In Knauf Drywall’s case, we are working more closely with sister companies to achieve greater progress in innovation. For example, our cementitious Aquapanel Exterior lining board is an ideal substrate for render products from Knauf Marmorit. We also work with leading underfloor heating companies to provide a high efficiency packaged solution with Knauf Brio Dry Floor Screed. Collaborations like these make commercial sense for the companies involved and ensure that the end user gets the best possible solution.
7. If housebuilding becomes increasingly ‘localised’ as is envisaged by the Government, how do you see this affecting the specification of more innovative solutions?
Legislation affecting the building industry is national, and this is the driving force for product innovation. Similarly, product information is also national – even global. So the initial take-up of innovation is likely to be more in the hands of the bigger nationwide companies. Smaller ‘local’ companies tend to follow, rather than lead, in the use of innovative solutions. However, there are already some regional differences in system usage in the UK: for example, taping and jointing tends to be the more prevalent finishing technique in dry lining installations in the South, while plaster skim coats are more popular in the North.
8. Innovation can often mean an alternative route to legislation compliance; do you see more of this happening in the future?
We are working in an environment of tightening legislation and stricter requirements for compliance. So, for manufacturers of building materials, there is a growing need to demonstrate that their products and systems provide compliant solutions. Additionally, there is the opportunity to innovate with improvements to existing systems and with brand new ideas. Business success is all about doing things better, as many manufacturers are well aware; so it’s fair to say that more legislation will lead to more innovation.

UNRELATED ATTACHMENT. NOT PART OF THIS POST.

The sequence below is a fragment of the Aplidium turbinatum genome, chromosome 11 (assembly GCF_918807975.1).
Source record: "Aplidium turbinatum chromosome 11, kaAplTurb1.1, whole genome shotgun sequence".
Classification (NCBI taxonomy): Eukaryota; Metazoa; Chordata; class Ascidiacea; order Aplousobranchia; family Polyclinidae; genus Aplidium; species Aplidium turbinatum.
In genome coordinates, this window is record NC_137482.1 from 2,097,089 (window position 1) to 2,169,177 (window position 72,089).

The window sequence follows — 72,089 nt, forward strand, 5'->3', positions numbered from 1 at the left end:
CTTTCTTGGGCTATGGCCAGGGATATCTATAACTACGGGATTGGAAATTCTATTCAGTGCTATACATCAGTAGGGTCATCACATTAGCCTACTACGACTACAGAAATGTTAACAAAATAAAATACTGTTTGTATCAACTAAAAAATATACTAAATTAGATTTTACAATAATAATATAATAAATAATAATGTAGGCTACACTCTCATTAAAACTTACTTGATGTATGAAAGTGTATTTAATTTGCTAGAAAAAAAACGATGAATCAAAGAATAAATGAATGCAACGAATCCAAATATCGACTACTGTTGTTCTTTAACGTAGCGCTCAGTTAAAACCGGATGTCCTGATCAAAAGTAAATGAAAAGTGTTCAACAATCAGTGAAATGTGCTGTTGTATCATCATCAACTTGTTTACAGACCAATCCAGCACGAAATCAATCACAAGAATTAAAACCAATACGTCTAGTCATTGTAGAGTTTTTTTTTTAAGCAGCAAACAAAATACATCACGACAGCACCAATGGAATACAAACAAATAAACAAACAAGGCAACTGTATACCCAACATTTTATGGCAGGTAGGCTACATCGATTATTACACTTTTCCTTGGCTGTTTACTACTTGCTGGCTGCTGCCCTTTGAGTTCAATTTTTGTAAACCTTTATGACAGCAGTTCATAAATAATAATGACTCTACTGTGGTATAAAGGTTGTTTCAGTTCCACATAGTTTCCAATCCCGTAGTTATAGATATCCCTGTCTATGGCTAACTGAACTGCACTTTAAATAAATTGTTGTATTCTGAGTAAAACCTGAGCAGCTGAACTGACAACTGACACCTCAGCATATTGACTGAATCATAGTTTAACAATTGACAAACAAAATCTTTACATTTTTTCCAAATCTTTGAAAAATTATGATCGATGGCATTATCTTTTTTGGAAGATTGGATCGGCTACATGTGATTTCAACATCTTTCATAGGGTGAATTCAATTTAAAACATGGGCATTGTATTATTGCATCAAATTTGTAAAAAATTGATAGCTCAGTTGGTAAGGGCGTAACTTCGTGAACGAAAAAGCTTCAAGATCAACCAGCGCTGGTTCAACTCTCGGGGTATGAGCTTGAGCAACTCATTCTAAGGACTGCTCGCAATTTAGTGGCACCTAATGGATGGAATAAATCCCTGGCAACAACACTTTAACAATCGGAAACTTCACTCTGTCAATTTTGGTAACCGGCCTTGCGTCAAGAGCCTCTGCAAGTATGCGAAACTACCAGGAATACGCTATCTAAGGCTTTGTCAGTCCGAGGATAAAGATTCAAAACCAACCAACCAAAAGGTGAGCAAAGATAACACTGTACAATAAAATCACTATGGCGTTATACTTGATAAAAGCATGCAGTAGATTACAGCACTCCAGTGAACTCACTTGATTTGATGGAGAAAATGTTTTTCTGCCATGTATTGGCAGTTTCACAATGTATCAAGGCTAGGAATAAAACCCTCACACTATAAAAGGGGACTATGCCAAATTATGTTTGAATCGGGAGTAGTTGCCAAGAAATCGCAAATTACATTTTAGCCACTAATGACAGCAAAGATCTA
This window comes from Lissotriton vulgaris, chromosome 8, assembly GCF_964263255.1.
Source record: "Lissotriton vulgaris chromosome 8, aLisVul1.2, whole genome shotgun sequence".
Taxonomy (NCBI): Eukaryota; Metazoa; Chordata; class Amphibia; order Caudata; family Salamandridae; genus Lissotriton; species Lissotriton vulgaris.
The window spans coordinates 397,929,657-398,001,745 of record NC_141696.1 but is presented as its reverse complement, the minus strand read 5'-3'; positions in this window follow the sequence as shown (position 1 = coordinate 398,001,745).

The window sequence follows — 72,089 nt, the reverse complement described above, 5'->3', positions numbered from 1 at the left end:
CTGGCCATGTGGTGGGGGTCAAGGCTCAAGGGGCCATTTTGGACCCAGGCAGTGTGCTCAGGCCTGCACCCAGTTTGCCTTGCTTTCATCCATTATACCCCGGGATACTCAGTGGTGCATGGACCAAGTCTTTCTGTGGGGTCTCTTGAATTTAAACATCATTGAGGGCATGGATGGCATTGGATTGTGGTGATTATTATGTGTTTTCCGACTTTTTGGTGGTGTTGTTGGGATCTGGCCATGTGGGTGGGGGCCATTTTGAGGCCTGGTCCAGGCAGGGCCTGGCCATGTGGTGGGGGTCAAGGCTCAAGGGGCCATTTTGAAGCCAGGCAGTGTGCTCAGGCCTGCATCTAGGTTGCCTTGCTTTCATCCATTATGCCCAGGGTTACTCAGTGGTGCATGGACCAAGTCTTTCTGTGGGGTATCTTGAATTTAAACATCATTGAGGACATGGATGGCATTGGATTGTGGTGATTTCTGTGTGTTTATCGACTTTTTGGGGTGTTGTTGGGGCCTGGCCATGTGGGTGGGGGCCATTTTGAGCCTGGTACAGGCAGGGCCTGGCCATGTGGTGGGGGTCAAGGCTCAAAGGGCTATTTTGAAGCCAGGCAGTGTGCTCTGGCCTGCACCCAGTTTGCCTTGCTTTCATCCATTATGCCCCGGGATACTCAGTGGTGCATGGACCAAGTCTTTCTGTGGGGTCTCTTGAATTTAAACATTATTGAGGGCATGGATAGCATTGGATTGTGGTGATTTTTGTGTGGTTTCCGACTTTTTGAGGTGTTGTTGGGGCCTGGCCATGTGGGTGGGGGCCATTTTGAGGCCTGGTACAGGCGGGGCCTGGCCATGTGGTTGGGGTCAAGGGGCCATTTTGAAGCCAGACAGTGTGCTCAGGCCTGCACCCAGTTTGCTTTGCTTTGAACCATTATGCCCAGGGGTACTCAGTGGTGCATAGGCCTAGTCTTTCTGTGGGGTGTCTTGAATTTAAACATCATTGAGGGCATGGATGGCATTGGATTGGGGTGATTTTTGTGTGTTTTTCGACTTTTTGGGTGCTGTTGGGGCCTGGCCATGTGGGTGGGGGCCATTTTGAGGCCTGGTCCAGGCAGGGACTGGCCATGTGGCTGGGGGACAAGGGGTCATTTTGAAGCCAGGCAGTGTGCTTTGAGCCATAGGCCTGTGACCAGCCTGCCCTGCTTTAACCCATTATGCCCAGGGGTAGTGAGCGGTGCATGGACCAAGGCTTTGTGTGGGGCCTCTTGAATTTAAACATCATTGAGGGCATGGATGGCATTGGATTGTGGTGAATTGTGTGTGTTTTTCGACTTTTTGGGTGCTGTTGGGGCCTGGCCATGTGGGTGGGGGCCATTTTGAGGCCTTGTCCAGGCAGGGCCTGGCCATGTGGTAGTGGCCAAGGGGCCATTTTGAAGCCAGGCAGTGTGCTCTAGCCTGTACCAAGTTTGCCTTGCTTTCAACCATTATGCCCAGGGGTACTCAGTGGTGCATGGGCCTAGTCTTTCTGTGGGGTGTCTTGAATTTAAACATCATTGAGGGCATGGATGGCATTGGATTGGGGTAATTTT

9. Is R&D going to continue to be a driving force or will suppliers be moving to more ‘hands-on’ or traditional development approaches, which may be innovative in their own ways?
R&D will undoubtedly play a key role in the future of our business, and we have already invested in a larger development team and innovation programme. But it will not just be people working in laboratories – we also want our people out on sites and in our factories to solve problems and identify opportunities for delivering more efficient solutions. Development will also be affected by legislation: for example, restrictions on sending plasterboard waste to landfill led to the innovation of gypsum waste recycling and the use of recycled material in new products. Economic factors will also boost innovation: shrinkage in the construction industry as a result of recession has forced many workers to find jobs in other sectors, so when the industry picks up again it will face a severe shortage of skilled labour – and this drives development of ‘skill-less’ products.
10. Please name the most innovative product you have recently come across, and why it deserves the title.
Knauf Brio Dry Floor Screed – it’s a precision engineered lightweight gypsum fibreboard that is quick and easy to lay. It is designed for new and refurbishment flooring installations and is particularly appropriate for use with underfloor heating. Because Knauf Brio is virtually thermally transparent, it enhances the efficiency of UFH, reducing both energy costs and CO2 emissions.
Knauf Drywall manufactures a full range of plasters, plasterboards, insulating laminates, dry flooring, drywall accessories and metal sections for domestic, commercial and Public Sector applications. Knauf Drywall pioneered carbon neutral plasterboard in the UK with Knauf Futurepanel. Knauf also actively promotes recycling from building sites and has a zero waste policy in its energy efficient factories at Sittingbourne in Kent and Immingham on Humberside.
For further information ring the Knauf Drywall Literature Line 08700 613 700